3
$\begingroup$

I've looked at a couple other questions here and here and here. So far, I understand that class imbalance is often a cause of this and when you have such a case, you can upsample/downsample or integrate a cost function to weight your preferences for different types of classification error. I also understand that you can change the threshold for a regression problem if you prefer to have more of one kind of error versus another, though it seems that some posters suggest that changing this threshold will just change how many false positives/false negatives you have.

My question, I believe, is different from these in that I think I don't understand something fundamental about logistic regression and binary prediction in general. Say I have a training set with the overall probability of success p = .2. This may not be an exact estimate of the true parameter for the entire population, but assume I do be believe the true parameter to be well below .5. I have a few explanatory variables and my initial exploratory data analysis suggests that in some sub populations, this p is closer to .4. With large enough groups, a boost from p = .2 to p = .4 seems like it could be considered quite significant, suggesting that taking that variable into account should be able to help me improve my prediction of the response variable. When I fit a logistic regression model, the class probabilities I predict do reflect these differences (p in the subpopulation is higher than in the overall population). However, all my probabilities are still below .5, meaning with the default threshold in most models, I will predict that all of the samples, regardless of this higher probability in the subpopulation, will be assigned to the negative class. Something about this doesn't seem quite right. It seems like the difference between .4 and .2 (or .4 and .01, for that matter) should be accounted for somewhere. I'm also wondering whether some of this has to do with the fact that logistic regression predictions are deterministic (i.e. you don't predict a class probability then generate a value of random variable with that probability of success to assign that sample to a group). Am I correctly understanding how classification models behave for p <.5? Any thoughts on this would be greatly appreciated.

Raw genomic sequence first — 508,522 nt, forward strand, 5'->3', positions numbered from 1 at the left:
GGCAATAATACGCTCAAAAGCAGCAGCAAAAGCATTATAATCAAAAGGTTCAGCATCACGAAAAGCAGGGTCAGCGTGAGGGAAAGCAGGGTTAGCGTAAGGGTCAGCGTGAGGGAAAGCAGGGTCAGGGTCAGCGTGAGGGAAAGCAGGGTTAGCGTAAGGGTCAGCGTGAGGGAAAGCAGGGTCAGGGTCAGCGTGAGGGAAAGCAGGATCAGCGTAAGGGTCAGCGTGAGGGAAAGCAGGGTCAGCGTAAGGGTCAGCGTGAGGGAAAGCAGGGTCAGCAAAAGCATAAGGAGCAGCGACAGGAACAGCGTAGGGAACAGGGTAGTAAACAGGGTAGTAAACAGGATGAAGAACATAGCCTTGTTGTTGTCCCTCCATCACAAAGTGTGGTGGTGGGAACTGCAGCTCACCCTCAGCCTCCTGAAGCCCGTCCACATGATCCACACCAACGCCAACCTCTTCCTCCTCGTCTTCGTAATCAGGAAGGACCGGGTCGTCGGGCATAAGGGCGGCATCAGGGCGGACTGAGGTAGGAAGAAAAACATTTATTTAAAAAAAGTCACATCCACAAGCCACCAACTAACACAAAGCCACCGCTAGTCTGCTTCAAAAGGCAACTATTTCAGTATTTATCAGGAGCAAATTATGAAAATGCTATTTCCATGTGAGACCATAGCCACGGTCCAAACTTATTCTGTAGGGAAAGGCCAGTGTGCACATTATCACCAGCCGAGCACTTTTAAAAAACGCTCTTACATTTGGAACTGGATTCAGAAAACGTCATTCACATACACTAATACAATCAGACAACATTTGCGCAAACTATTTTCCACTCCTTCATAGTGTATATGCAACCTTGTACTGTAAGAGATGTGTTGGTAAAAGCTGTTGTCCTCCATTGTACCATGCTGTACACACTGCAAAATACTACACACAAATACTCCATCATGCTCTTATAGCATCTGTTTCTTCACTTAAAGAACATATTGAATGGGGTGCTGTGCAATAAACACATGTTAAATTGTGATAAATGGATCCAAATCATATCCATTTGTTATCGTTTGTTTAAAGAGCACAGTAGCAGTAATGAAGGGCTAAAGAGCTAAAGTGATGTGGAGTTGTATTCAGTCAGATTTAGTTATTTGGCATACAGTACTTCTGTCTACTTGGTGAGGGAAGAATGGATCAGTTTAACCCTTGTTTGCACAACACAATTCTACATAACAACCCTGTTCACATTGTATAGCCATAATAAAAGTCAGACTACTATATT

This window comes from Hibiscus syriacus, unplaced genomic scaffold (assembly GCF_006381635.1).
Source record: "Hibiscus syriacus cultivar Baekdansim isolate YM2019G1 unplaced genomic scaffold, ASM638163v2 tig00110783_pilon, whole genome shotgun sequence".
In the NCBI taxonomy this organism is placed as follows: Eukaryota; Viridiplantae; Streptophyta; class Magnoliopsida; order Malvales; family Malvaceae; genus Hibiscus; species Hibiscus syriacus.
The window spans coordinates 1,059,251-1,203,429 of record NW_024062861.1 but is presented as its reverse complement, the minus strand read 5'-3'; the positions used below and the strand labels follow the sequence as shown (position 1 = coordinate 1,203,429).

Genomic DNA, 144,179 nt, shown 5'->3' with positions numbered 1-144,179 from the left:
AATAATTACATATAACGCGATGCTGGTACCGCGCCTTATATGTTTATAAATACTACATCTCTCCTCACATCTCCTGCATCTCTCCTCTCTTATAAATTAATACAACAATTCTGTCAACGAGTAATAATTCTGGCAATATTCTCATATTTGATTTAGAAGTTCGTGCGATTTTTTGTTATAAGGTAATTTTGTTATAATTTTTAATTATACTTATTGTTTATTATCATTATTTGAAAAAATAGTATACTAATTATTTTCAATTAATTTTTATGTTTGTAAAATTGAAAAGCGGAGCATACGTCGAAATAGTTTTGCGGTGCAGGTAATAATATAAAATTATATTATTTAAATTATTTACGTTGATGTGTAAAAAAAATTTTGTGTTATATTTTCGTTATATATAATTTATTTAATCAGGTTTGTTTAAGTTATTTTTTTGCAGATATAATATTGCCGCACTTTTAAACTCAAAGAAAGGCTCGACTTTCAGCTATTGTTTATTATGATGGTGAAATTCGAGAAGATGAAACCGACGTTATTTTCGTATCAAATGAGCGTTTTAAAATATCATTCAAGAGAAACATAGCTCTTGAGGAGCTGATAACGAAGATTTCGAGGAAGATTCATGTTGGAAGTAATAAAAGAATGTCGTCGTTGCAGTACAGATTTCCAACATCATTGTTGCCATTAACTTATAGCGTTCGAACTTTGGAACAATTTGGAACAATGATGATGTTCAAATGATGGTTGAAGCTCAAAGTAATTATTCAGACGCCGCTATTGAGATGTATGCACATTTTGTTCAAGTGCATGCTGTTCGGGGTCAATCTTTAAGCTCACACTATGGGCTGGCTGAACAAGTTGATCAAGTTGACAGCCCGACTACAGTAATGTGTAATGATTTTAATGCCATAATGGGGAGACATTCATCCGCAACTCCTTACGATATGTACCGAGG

$\endgroup$
2
$\begingroup$

This is where it becomes important to distinguish classification per se from probabilistic classification. Classification is the problem of predicting classes; you can assess predictions with metrics like percent agreement, sensitivity, and specificity. Probabilistic classification is the problem of predicting the probabilities of class membership; predictions are best assessed with proper scoring rules, such as the Brier score. In that context, a model will indeed be rewarded for distinguishing probabilities of .2 and .4.

| cite | improve this answer | |
$\endgroup$
1
$\begingroup$

Suppose 80 percent of your data was in group A and 20 percent in group B, and they are almost completely overlapping (according to the variables in your model). Then logistic regression will try to pick a rule (based on linear combinations of your variables, of course) that assigns items in group A the highest (group A probability) and items in group B the lowest probability. The best compromise might be to assign all items an 0.8 probability of being in group A. Then your classification rule (p>0.5) will assign everything to group A, which is probably the best you can do in these circumstances. A similar result might hold even if the classification does have some discriminating power, leaning to classify almost everything into one group could basically give the best fit. You can overcome this with the incorporation of misclassification cost, or else priors.

Logistic regression has no idea which miss-classifications you care about. That is why you need to follow up with (using cross-validation or test/training sets, perhaps) ROC curves and lots of classification tables so that you can decide what misclassification rates you can tolerate.

It is not necessarily a bad move for a classifier to "throw up its hands" and say, "Yo, just put them all in group A" if that works. For instance, if you have a diagnostic test and decide that false positives are no problem (there is an easy follow up) and false negatives are a disaster, the logical conclusion is to not use the test at all and assign everyone into the positive group.

| cite | improve this answer | |
$\endgroup$

Your Answer

By clicking “Post Your Answer”, you agree to our terms of service, privacy policy and cookie policy

Not the answer you're looking for? Browse other questions tagged or ask your own question.